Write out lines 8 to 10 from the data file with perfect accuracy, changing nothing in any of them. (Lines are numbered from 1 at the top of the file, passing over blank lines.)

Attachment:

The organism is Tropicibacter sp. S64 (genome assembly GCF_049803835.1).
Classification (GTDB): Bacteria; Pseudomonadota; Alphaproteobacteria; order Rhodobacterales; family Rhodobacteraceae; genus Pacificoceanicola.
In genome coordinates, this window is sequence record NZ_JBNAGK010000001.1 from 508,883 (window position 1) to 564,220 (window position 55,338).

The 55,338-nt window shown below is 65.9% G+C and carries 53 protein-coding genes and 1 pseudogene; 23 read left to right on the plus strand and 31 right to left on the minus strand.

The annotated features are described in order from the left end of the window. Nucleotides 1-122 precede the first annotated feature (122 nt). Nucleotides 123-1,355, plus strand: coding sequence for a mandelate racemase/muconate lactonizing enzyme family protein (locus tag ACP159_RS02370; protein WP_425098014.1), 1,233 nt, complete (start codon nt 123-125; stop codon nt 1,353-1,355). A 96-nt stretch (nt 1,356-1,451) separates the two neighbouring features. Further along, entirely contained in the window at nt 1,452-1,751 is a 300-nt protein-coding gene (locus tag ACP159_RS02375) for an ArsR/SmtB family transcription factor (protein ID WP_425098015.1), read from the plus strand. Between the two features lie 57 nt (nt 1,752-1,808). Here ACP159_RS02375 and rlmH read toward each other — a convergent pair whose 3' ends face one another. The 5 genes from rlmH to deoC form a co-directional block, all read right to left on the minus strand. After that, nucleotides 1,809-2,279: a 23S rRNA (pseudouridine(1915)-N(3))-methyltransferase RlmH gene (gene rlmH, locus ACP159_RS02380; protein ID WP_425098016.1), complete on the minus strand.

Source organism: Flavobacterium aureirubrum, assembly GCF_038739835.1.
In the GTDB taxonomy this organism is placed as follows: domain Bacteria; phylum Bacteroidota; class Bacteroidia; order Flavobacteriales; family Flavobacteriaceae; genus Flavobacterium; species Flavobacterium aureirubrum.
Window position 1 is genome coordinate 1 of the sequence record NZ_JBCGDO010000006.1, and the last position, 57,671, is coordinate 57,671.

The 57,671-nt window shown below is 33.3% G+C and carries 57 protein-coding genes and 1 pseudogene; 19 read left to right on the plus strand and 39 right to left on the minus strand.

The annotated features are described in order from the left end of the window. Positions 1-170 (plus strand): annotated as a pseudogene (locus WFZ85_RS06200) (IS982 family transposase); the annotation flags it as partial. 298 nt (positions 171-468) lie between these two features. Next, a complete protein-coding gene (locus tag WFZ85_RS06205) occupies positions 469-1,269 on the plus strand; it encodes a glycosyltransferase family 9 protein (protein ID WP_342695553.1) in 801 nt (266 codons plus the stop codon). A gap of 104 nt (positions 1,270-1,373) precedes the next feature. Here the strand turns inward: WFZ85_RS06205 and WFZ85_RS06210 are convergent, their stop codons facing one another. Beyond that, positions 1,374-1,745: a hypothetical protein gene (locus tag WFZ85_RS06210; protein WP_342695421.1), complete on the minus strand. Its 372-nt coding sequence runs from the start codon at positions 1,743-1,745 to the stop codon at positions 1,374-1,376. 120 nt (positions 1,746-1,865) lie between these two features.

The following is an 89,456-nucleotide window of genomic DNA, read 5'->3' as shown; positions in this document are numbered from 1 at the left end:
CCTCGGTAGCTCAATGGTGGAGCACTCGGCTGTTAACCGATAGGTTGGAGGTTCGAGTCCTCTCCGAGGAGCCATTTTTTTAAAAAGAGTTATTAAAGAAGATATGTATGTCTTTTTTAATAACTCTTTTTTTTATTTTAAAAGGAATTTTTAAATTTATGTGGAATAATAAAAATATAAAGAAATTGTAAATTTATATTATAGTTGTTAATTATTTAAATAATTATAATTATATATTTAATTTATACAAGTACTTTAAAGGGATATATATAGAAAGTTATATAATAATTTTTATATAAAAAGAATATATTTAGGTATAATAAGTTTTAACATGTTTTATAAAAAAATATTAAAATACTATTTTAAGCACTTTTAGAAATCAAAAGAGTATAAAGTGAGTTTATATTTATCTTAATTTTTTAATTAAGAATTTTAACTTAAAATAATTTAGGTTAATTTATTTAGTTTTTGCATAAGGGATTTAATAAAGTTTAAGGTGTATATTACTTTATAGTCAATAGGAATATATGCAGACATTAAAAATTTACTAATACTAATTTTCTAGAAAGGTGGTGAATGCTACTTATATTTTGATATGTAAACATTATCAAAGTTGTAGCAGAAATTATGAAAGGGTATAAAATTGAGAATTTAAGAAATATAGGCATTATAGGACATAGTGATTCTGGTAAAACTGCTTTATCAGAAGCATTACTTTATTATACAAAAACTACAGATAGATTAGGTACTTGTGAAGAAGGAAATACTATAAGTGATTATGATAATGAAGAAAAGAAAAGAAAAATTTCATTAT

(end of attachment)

Window position 1 is genome coordinate 1 of the sequence record NZ_JBCGDO010000006.1, and the last position, 57,671, is coordinate 57,671.

The 57,671-nt window shown below is 33.3% G+C and carries 57 protein-coding genes and 1 pseudogene; 19 read left to right on the plus strand and 39 right to left on the minus strand.

The annotated features are described in order from the left end of the window. Positions 1-170 (plus strand): annotated as a pseudogene (locus WFZ85_RS06200) (IS982 family transposase); the annotation flags it as partial. 298 nt (positions 171-468) lie between these two features. Next, a complete protein-coding gene (locus tag WFZ85_RS06205) occupies positions 469-1,269 on the plus strand; it encodes a glycosyltransferase family 9 protein (protein ID WP_342695553.1) in 801 nt (266 codons plus the stop codon). A gap of 104 nt (positions 1,270-1,373) precedes the next feature. Here the strand turns inward: WFZ85_RS06205 and WFZ85_RS06210 are convergent, their stop codons facing one another. Beyond that, positions 1,374-1,745: a hypothetical protein gene (locus tag WFZ85_RS06210; protein WP_342695421.1), complete on the minus strand. Its 372-nt coding sequence runs from the start codon at positions 1,743-1,745 to the stop codon at positions 1,374-1,376. 120 nt (positions 1,746-1,865) lie between these two features.